Perhaps the best evidence that Glasse was indeed real was the 68 page attack on her that was penned by Ann Cook who published a book, Professed Cookery, in 1760.  Cook claimed Hannah Glasse’s half-brother Lancelot Algood, tried to ruin the reputations of she and her husband and lashed out at Algood through a poison-pen account of Glasse and her book.

Glasse’s story isn’t a particularly happy one.  She was the illegitimate daughter of Isaac Algood who brought her up in his household with his legitimate children and with his wife who apparently raised Hannah as her own.  Hannah’s birth mother was described in very unflattering terms by Hannah in extant letters.  After his death, Hannah’s mother was involved in a lawsuit over Isaac Algood’s property which was not resolved until Hannah’s half-brother, Lancelot Algood (later Sir Lancelot Algood), settled the case in 1740.  The annual allotment Hanna was to receive from her father’s estate wasn’t received by her until the settlement was reached.

Hannah married at age 16 and had three sons and five daughers, some of whom died in infancy.  At least three of the daughters worked with Glasse in a shop which was named in the fourth edition of The Art of Cookery.   Hannah identified herself as “Habit Maker to Her Royal Highness the Princess of Wales, in Tavistock Street, Covent Garden”.  Her success was short-lived, however, and Glasse was declared bankrupt on May 27, 1754.  Later that year (Oct. 29) she sold the copyright to The Art of Cookery to Andrew Miller and partners so that she could pay the debt.  She was discharged from the bankruptcy on January 11, 1755 only to continue her downward spiral by being sent to debtor’s prison on June 22, 1757.  She was released later that year.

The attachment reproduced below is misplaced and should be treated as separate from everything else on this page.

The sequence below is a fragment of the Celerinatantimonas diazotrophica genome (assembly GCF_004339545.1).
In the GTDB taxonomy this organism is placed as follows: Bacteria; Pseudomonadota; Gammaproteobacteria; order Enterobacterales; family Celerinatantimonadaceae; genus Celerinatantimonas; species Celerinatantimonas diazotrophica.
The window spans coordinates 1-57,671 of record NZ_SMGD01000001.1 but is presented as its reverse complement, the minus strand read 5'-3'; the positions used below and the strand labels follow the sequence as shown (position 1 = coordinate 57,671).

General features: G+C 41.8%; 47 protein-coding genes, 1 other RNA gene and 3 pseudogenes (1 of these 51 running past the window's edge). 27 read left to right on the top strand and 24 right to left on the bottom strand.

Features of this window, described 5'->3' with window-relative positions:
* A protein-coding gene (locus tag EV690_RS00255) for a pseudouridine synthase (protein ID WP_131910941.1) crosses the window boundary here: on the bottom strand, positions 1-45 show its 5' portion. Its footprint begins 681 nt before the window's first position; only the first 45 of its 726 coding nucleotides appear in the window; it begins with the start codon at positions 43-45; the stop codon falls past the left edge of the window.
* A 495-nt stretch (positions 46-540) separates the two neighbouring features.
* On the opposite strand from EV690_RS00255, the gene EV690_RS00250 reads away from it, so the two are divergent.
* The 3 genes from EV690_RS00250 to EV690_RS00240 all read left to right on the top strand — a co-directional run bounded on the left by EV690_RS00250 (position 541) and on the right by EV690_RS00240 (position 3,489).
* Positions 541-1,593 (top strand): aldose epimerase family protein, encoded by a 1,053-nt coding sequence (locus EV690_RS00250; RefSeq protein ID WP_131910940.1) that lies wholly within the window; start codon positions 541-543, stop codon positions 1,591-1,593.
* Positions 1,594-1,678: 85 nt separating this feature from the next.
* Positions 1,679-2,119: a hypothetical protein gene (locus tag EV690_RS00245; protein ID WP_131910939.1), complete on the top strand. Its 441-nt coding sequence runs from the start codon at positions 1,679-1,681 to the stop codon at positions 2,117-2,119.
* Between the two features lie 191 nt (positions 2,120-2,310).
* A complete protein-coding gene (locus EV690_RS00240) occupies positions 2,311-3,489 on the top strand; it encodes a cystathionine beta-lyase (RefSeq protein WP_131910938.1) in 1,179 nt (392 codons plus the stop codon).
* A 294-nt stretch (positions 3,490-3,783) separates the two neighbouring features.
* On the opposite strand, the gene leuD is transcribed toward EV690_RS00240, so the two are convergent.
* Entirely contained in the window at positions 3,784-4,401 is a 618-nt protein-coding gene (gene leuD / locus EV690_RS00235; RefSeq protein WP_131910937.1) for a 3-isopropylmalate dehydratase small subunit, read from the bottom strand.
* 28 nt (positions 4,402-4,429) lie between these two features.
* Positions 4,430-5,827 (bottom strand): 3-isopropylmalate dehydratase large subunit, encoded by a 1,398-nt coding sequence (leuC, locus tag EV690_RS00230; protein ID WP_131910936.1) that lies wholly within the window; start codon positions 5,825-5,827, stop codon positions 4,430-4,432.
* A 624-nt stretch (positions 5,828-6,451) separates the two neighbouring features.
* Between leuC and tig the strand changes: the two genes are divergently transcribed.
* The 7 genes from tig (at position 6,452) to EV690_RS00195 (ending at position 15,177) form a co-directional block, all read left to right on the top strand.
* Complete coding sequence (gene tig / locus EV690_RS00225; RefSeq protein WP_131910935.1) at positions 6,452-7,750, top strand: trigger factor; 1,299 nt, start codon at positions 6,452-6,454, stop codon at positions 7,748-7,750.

Fleet Prison

Fleet Prison

Marshalcea Prison

Marshalcea Prison

Glasse wrote two more books, The Servants Directory [1757] and The Compleat Confectioner [1760] which probably brought in enough money to keep the wolves from the door, but neither was anywhere near as successful as that first book.  Hannah Glasse died on September 1, 1770.  She was 62 years of age.  A death notice was published in the London Gazette and picked up for copy in the Newcastle Currant in which she was referred to as the sister of Lancelot Allgood.


Not much is known about Hannah and John Glasse’s children other than Isaac moved to Bombay and died there in 1754; George served in the Royal Navy and drowned off Pondicherry [India] in 1761 when his ship, the HMS Sunderland sank in a storm.  Isaac was associated with the East India Company and, as such, signed as witness to a document on the ship Edgecote in 1756.  Margaret, Hannah, and Catherine were the daughters who worked with their mother in the dress shop.  Margaret, the eldest child, died sometime in the 1760’s in Jamaica.  Catherine supposedly married a Mr. Hart, and nothing further was found on Hannah.  Of the children, Lancelot, Isaac, George, Eliza, and Elizabeth Mary are known to have been christened in St. Andrews Church, Holborn, London (1736, 1738, 1740, 1741, and 1743 respectively].

– Thehistoricfoodie.wordpress.com  ©

For further reading:

Dictonary of National Biography.  Pages 420, 421.  1890.  London.

Cooper, Charles.  Some Old Cookbooks and their Authors, published in Table Talk.  April 1914.

Pennell, Elizabeth Robins.  My Cookery Books.  The Atlantic.  Aug. 1902.



Dodds, Madeline Hope.  Archaeologia Aeliana.  Vol. 15.  “The Rival Cooks:  Hannah Glasse and Ann Cook”.


The Independent.  Sat. June 24, 2006.

Various editions of The Art of Cookery.